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Detective target of criminal probe

A criminal investigation targeting a high-profile sheriff’s detective is underway after a local attorney told Nye County Sheriff’s authorities that a female client was coerced and subjected to lewd behavior by the deputy.

Det. David Boruchowitz was made aware of the complaint — though he says not the specific allegations against him — and ordered to stay away from Tom Gibson, a public defender, the lawyer’s 24-year-old client, Antionette Bell, as well as the attorney’s wife, a school district employee.

Tom Gibson, who has a county contract to provide indigent legal defense services, filed the complaint after Bell told him she was forced by the detective several weeks ago to report a grievance with the school district against Gibson’s wife, an occupational therapist. Bell said Boruchowitz threatened her with arrest if she refused his demand.

An affidavit signed by Bell and produced by another local attorney on her behalf was obtained by the Pahrump Valley Times. It states that on Aug. 16, Bell went to the school district’s main office and reported that Louise Gibson had told her that Boruchowitz had a disabled son whose records she oversees. The affidavit goes on to say that this was a false report, that Louise Gibson never said any such thing and that in fact Boruchowitz coached her on what to say and how to file the complaint.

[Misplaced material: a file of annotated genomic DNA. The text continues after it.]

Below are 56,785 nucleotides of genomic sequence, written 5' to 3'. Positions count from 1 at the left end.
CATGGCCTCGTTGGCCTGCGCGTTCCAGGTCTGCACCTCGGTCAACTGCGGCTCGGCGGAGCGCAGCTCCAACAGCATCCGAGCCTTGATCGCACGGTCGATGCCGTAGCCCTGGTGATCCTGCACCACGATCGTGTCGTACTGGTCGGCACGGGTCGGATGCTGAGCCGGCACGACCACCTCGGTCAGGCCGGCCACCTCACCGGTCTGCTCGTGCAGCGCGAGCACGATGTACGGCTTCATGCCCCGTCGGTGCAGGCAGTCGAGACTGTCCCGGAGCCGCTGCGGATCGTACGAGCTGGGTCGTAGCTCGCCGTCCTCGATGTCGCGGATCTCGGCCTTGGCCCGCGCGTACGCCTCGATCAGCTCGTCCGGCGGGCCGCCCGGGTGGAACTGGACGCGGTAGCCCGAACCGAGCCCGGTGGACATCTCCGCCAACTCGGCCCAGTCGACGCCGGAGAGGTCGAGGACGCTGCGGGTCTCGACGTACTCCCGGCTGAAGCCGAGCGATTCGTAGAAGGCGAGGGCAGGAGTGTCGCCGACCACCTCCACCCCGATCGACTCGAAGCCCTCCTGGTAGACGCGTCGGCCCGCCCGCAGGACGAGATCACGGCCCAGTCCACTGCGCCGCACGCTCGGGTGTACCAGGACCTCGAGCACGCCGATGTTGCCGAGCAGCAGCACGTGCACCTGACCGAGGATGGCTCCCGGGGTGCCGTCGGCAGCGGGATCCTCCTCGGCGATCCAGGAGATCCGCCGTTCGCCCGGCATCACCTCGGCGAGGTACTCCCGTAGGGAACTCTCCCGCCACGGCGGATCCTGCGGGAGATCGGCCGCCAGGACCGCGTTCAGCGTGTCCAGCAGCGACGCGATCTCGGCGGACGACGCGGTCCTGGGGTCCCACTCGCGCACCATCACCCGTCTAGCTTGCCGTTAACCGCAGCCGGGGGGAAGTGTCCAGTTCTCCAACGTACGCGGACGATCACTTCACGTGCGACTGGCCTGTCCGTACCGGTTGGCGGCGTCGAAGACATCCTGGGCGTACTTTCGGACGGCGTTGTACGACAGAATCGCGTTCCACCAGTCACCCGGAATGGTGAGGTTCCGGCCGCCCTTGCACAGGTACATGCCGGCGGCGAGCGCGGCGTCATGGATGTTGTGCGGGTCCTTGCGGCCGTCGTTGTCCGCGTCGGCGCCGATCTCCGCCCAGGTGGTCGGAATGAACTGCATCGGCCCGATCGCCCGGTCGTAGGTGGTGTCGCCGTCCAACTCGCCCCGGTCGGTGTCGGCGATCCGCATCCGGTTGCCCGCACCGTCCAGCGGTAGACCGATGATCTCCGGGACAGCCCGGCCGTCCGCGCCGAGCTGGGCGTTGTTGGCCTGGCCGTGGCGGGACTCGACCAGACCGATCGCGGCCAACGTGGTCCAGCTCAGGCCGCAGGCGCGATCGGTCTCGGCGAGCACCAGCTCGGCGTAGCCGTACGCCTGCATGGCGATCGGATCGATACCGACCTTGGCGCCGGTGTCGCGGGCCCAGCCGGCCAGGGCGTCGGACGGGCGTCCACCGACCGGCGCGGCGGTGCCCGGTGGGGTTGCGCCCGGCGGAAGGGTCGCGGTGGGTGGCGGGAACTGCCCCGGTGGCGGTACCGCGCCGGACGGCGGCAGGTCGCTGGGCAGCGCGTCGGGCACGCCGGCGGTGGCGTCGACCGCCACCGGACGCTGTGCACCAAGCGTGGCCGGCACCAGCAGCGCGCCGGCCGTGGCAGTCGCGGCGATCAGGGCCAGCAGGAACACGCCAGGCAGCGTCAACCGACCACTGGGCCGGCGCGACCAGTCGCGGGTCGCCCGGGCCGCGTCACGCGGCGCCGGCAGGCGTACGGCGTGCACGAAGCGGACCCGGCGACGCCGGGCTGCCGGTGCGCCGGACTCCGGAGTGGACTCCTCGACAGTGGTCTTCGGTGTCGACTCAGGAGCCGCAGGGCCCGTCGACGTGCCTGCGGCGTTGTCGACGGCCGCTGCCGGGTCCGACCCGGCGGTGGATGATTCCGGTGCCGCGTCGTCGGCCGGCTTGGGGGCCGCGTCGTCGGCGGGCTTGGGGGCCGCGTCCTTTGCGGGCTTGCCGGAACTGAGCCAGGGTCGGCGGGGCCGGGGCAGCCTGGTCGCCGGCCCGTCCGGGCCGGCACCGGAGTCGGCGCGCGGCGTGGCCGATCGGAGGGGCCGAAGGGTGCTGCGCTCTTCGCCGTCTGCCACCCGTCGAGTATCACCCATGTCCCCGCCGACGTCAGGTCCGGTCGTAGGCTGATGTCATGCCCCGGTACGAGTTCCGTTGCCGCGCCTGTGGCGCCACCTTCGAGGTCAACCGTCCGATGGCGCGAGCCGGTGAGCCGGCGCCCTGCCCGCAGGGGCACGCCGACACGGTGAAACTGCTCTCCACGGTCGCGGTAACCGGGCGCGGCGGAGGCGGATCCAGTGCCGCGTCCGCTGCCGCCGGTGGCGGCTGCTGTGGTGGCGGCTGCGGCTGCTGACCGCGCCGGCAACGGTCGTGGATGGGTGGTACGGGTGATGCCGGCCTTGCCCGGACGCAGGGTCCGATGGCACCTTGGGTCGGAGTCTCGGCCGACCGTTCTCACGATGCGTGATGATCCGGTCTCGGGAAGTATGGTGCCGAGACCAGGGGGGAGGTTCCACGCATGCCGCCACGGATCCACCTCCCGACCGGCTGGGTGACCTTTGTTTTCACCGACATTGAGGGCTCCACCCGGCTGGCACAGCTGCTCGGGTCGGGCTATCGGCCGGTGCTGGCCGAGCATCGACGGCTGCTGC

“He told me that if I did not do this report he would bring criminal charges against me,” the affidavit states.

Bell wasn’t the only person to make a complaint against the occupational therapist.

Louise Gibson received a letter on Aug. 13 from the state’s Board of Occupational Therapy, which notified her that a complaint had been made alleging that she’d violated rules against unprofessional conduct, disclosure of confidential health records, disclosure of confidential treatment, and disclosure of confidential information without the consent of a parent. That complaint was made by Boruchowitz.